Alexander Pope

1688 - 1744

A Quote by Alexander Pope on women

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Most women have no characters at all.

Alexander Pope (1688 - 1744)

Source: Moral Essays. Epistle ii. Line 258.

Contributed by: Zaady

A Quote by Alexander Pope on church, music, and words

As some to church repair, Not for the doctrine, but the music there. These equal syllables alone require, Though oft the ear the open vowels tire While expletives their feeble aid do join, And ten low words oft creep in one dull line.

Alexander Pope (1688 - 1744)

Source: An Essay on Criticism, 1711, 1. 142

Contributed by: Zaady

A Quote by Alexander Pope on gloom, losing, and love

Now warm in love, now with'ring in my bloom Lost in a convent's solitary gloom!

Alexander Pope (1688 - 1744)

Source: Eloisa to Abelard, 1717

Contributed by: Zaady

A Quote by Alexander Pope on god, laughter, life, manners, and nature

Eye Nature's walks, shoot folly as it flies, And catch the manners living as they rise; Laugh where we must, be candid where we can, But vindicate the ways of God to man.

Alexander Pope (1688 - 1744)

Source: Essay on Man. Epistle i. Line 13.

Contributed by: Zaady

A Quote by Alexander Pope

'Tis but a part we see, and not a whole.

Alexander Pope (1688 - 1744)

Source: Essay on Man. Epistle i. Line 60.

Contributed by: Zaady

A Quote by Alexander Pope on devil and temptation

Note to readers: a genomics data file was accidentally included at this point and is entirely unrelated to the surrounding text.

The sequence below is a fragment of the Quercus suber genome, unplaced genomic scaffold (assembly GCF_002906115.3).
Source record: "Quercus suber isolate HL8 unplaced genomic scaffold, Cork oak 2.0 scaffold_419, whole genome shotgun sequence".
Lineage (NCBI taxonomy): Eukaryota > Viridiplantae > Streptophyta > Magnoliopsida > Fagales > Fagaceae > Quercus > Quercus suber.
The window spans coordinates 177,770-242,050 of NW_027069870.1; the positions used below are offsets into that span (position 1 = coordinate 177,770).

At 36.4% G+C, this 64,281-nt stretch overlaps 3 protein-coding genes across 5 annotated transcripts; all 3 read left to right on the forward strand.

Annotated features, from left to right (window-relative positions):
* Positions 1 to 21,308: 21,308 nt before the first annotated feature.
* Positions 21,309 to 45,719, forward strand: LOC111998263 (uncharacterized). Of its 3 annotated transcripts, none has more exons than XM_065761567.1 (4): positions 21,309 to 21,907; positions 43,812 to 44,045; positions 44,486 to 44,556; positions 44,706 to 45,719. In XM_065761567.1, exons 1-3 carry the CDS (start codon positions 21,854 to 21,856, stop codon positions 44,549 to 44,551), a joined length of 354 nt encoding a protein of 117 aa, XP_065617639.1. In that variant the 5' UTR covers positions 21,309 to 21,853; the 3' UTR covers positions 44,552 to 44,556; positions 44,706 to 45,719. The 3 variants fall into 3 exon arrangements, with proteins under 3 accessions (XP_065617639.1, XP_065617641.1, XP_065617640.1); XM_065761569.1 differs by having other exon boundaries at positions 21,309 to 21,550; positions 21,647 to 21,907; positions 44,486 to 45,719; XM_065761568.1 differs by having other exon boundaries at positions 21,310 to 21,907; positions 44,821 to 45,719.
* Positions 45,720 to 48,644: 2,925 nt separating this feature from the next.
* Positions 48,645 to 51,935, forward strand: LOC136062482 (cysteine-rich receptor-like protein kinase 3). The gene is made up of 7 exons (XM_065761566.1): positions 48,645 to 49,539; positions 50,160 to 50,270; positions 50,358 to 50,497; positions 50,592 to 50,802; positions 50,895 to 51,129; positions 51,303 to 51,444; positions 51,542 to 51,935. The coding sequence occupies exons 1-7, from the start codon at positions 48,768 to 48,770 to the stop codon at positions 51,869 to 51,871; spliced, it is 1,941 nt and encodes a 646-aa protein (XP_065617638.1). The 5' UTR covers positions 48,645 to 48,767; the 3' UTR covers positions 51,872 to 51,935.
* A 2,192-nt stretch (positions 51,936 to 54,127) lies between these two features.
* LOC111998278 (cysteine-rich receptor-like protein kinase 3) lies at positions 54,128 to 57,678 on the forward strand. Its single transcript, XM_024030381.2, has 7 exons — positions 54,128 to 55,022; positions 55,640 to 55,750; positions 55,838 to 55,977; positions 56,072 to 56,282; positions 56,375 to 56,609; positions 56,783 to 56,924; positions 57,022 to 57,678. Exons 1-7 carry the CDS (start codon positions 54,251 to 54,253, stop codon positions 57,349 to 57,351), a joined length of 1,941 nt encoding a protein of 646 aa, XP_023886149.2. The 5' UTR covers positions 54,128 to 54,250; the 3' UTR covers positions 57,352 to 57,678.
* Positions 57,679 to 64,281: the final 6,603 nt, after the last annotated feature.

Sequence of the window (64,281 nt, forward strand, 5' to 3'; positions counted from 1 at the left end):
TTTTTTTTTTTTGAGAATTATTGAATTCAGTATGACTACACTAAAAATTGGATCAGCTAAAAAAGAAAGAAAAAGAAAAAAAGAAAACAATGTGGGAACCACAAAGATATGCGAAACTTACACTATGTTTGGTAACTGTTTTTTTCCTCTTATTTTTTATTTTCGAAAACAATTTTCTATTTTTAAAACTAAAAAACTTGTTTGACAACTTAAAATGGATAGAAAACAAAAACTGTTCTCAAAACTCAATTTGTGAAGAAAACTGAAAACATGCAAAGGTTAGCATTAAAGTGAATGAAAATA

But Satan now is wiser than of yore, And tempts by making rich, not making poor.

Alexander Pope (1688 - 1744)

Contributed by: Zaady

A Quote by Alexander Pope

What beck'ning ghost, along the moonlight shade Invites my steps, and points to yonder glade?

Alexander Pope (1688 - 1744)

Source: Elegy to the Memory of an Unfortunate Lady, 1717

Contributed by: Zaady

A Quote by Alexander Pope

Whatever is, is right.

Alexander Pope (1688 - 1744)

Source: Essay on Man, epistle i. line 289.

Contributed by: Zaady

A Quote by Alexander Pope

Where'er you walk, cool gales shall fan the glade, Trees, where you sit, shall crowd into a shade: Where'er you tread, the blushing flow'rs shall rise, And all things flourish where you turn your eyes.

Alexander Pope (1688 - 1744)

Source: Pastorals, 1704

Contributed by: Zaady

A Quote by Alexander Pope on approval, faults, heart, joy, lies, stupidity, and superiority

Plays round the head, but comes not to the heart. One self-approving hour whole years outweighs Of stupid starers and of loud huzzas; And more true joy Marcellus exil'd feels Than Cæsar with a senate at his heels. In parts superior what advantage lies? Tell (for you can) what is it to be wise? 'T is but to know how little can be known; To see all others' faults, and feel our own.

Alexander Pope (1688 - 1744)

Source: Essay on Man. Epistle iv. Line 254.

Contributed by: Zaady

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